During the first half of April 2019, oil prices traded in a narrow range in the low $60’s per barrel, then started rising to a recent high just over $66 on April 23rd but fell below $64 by the end of the month. Prices increased by almost 6% during April and are up by 37% since the start of the year. The following graph shows the daily price movements over the past three months:
The increase during the third week of April was primarily driven by the US’s announcement that it would not extend the waivers it had previously granted to eight countries purchasing Iranian oil. Although Iran’s contribution to global oil supply had already been significantly curtailed, the expiration of waivers could potentially tighten the market even further. Oil has been rising since the beginning of the year as a result of OPEC and Russia operating at reduced production levels in their effort to balance the market and support prices. The expiration of Iranian waivers heightened concerns about diminishing supplies. However, toward the end of the month, prices retreated as OPEC members indicated they would increase production to offset the loss of Iranian supply.
As oil prices increased overall during April, average wholesale and retail prices for diesel grew at a similar pace. However, wholesale and retail prices for gas increased faster. Demand for gas has been growing which is typical during this time of year as driving increases when the weather gets warmer. The graphs below show the movement of crude oil (converted to gallons) along with wholesale and retail fuel prices over the trailing 15 months:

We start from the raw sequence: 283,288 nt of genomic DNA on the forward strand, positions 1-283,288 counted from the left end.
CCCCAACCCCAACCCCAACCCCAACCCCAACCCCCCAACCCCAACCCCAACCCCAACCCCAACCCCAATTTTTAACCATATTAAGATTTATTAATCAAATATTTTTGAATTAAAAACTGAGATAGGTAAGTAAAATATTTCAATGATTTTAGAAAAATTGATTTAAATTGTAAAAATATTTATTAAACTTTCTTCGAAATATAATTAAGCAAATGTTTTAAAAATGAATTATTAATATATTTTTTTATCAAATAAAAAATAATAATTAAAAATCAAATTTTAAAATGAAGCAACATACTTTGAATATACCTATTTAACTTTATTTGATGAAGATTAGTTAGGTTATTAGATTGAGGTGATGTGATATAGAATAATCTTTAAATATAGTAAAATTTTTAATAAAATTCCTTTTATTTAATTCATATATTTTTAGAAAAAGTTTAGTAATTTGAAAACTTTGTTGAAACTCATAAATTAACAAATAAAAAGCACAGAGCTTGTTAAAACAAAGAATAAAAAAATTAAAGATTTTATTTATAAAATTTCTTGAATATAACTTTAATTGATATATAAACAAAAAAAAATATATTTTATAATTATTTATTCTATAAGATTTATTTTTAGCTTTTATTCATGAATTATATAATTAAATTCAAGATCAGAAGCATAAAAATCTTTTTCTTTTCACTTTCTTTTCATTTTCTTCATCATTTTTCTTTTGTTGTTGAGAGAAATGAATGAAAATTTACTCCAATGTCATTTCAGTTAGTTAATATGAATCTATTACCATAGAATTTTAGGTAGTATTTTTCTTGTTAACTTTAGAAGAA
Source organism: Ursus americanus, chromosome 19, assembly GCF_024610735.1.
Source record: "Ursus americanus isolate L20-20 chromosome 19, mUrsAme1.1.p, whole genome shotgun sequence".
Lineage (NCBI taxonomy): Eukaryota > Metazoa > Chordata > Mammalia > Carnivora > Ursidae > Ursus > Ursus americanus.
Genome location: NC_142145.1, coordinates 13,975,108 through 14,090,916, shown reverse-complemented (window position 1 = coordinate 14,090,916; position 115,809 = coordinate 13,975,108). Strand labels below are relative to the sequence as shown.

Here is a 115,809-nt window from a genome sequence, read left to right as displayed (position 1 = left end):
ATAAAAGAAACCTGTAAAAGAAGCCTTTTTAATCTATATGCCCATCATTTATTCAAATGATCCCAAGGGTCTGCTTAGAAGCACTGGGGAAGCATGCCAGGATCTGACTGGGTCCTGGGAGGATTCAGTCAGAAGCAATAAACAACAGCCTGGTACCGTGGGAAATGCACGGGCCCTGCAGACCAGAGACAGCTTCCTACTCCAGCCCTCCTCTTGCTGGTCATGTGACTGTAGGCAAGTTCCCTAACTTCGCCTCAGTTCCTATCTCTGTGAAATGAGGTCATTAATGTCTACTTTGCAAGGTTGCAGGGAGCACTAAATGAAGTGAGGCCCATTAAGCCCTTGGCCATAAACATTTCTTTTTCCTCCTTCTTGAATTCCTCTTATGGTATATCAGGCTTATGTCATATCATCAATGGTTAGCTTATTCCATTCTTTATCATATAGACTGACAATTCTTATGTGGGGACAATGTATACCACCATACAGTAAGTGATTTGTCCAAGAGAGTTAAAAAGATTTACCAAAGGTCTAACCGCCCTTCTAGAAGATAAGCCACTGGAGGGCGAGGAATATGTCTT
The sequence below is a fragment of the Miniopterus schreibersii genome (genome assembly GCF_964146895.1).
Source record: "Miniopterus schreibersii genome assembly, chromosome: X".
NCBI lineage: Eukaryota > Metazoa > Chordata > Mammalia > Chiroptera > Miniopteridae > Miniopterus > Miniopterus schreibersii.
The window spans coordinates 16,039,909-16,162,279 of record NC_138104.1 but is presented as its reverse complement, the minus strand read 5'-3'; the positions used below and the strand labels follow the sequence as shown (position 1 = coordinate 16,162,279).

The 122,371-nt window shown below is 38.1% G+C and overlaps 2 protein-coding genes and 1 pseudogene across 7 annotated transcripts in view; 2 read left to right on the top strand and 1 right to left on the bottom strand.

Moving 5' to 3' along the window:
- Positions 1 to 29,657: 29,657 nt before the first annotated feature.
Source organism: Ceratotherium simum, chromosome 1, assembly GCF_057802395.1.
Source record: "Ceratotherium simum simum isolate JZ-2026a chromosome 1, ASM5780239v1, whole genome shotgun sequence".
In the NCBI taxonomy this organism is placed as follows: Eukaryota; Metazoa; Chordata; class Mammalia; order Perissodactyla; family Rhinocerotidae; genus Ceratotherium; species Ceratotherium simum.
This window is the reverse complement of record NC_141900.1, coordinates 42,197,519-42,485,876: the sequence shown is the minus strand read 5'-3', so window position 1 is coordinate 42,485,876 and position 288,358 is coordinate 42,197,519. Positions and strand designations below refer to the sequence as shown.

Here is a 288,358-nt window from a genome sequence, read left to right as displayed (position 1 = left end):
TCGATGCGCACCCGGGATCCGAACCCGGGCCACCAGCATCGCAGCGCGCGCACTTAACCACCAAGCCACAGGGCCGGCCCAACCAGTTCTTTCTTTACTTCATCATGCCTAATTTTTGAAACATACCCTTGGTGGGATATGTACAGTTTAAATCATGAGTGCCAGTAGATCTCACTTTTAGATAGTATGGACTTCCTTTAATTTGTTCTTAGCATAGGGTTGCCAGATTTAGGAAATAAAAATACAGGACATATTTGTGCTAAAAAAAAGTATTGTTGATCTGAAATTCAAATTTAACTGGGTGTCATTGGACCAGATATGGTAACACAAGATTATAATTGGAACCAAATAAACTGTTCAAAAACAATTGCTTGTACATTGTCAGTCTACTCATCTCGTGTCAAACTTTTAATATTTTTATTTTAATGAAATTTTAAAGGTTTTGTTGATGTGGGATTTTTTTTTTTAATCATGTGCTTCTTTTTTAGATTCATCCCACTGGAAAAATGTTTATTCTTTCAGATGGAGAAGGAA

Due to the way diesel wholesale and retail prices moved in sync during April, average retail margins only declined slightly. For gas, margins rebounded from their very low point last month and are approaching a more typical level. The following graph shows retail margins for diesel and gas over the trailing 15 months:
Sokolis Group anticipates oil prices will remain in the low- to mid-$60’s per barrel for the next month or two but further increases are very likely during the second half of the year. As we’ve previously indicated, many factors continue to support rising prices. These include production cuts by OPEC and Russia, economic sanctions on Iran and Venezuela, a potential trade agreement between the US and China, along with IMO 2020 requiring ships to burn cleaner fuel.
If you’re concerned about the impact of future fuel price changes for your fleet and want to know if you’re receiving the best fuel prices possible, contact Conor Proud at Sokolis Group, email@example.com or 267-482-6159. We are the nation’s leading independent fuel management consulting team and can help you make sure that your fuel management program is running at peak efficiency.